Last week we talked about computers learning how to play Go. The problem can be simply stated: given the current arrangement of pieces on the board, find the best next move. I compared this to the problem of sin and asserted that God’s solution, the incarnation and suffering of Jesus, was the best possible solution. In doing so, I elided over an important aspect: by what criteria is it ‘best?’
For Go, what’s best is the move giving the best chance of a victory. But not all questions of what’s best are as straightforward. Consider the problem of routing from “here” to “there.” Do you want the shortest route? The fastest? The most scenic? The least stressful? The one that’s easiest to remember? Say you want the shortest route, and you ask your GPS to find it for you; you’re still not out of the woods. The route may look good on paper, but as my son has become fond of saying, the map is not the territory. Here in Pittsburgh, we have staircases that were built to help people commute up and down hills. They are considered streets, presumably so that transportation funds can be used to maintain them, but you can’t drive on them no matter how strenuously your GPS insists.
Since people have different priorities for choosing routes, and since the reality of the roads can differ from the symbolic maps, we don’t always choose the shortest way. This presents a challenge for traffic planners. There are many opportunities to improve traffic flow in a given city, from retiming traffic lights to adding lanes to the interstate. Assuming finite transportation dollars (historically a safe assumption), choices need to be made. Making the best choice requires predicting how people will drive after a given change has been made. Traditionally, those predictions have assumed people make optimal choices to take the shortest route, but that’s probably a dubious assumption.
The diversity of actual driving choices was confirmed by a recent study. The study compared actual driving routes with the optimal route provided by navigation software and found that sometimes we take the long way ’round. We might insist drivers get their act together, but a more pragmatic solution is to improve traffic models. Instead of assuming all drivers act the same way, we should account for actual human behavior. In other words, we need to add some grace to our traffic planning.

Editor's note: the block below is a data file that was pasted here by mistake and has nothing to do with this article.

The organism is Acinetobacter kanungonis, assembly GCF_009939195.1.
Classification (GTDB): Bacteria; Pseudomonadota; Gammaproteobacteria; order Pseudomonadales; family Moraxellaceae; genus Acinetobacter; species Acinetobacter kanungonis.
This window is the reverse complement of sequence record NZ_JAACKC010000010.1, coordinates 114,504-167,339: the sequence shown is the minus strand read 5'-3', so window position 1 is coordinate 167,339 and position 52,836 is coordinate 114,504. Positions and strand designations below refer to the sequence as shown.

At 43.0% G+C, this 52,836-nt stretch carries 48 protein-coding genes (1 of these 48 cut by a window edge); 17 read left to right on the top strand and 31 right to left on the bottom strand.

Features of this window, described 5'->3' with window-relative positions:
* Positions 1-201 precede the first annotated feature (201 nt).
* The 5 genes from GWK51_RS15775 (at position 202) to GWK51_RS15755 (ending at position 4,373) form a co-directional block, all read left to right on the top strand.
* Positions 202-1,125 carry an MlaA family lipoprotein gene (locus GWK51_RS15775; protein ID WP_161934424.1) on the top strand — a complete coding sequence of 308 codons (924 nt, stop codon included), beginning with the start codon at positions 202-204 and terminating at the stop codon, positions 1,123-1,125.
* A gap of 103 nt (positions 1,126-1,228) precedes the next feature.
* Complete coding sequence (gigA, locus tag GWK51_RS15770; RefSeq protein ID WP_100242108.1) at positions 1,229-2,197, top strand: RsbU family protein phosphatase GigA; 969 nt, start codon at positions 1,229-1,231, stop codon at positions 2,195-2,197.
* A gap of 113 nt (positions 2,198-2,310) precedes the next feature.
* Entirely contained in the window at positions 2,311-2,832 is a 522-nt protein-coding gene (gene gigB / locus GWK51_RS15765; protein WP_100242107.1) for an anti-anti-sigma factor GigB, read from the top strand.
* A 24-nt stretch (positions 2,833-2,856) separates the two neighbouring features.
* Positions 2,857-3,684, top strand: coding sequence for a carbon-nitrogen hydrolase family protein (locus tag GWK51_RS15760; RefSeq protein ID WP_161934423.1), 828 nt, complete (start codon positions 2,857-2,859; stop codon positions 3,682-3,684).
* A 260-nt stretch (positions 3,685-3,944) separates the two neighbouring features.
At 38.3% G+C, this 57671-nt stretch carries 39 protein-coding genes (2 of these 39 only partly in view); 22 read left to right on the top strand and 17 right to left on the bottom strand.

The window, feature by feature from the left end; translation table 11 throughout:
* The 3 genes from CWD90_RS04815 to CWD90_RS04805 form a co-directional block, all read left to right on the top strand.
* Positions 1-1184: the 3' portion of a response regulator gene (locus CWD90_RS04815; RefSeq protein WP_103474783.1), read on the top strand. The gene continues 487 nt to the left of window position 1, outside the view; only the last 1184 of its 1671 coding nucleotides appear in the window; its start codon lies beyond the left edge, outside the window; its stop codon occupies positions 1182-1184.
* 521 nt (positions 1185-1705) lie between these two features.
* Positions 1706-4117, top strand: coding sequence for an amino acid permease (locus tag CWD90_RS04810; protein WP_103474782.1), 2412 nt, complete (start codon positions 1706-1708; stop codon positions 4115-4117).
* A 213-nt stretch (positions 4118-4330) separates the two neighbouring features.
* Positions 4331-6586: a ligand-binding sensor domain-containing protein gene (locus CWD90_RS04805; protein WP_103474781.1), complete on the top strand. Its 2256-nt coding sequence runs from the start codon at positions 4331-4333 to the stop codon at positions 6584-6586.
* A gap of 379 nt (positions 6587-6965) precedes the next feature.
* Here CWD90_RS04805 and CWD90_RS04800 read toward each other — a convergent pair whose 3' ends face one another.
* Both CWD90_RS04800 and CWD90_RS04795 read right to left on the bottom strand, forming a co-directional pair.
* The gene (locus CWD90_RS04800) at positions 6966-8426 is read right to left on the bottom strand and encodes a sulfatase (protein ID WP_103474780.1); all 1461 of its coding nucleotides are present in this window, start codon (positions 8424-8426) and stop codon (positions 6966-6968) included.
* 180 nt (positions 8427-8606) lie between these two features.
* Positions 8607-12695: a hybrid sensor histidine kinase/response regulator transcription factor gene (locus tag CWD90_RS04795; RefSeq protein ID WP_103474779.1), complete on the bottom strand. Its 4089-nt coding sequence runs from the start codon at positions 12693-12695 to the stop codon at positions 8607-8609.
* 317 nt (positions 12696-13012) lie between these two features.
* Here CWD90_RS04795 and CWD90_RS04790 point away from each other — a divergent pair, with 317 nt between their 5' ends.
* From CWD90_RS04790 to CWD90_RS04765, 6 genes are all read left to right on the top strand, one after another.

Going back to the problem of sin, it’s noteworthy that God’s solution involves grace. Presumably, he could have insisted on a solution that involved us not sinning. Such a solution might seem demonstrably better, since it would result in no sin. On the other hand, isn’t that the solution offered by the law? Perhaps I’m oversimplifying, but that’s how the law has generally been presented to me, as a solution that works just fine as long as no one sins. Not sinning looks great on papyrus, but empirically it doesn’t have a great track record. So at least part of what makes God’s solution of grace the best solution is that it actually works for actual people.
Andy has worn many hats in his life. He knows this is a dreadfully clichéd notion, but since it is also literally true he uses it anyway. Among his current metaphorical hats: husband of one wife, father of two teenagers, reader of science fiction and science fact, enthusiast of contemporary symphonic music, and chief science officer. Previous metaphorical hats include: comp bio postdoc, molecular biology grad student, InterVarsity chapter president (that one came with a literal hat), music store clerk, house painter, and mosquito trapper. Among his more unique literal hats: British bobby, captain’s hats (of varying levels of authenticity) of several specific vessels, a deerstalker from 221B Baker St, and a railroad engineer’s cap. His monthly Science in Review is drawn from his weekly Science Corner posts — Wednesdays, 8am (Eastern) on the Emerging Scholars Network Blog. His book Faith across the Multiverse is available from Hendrickson.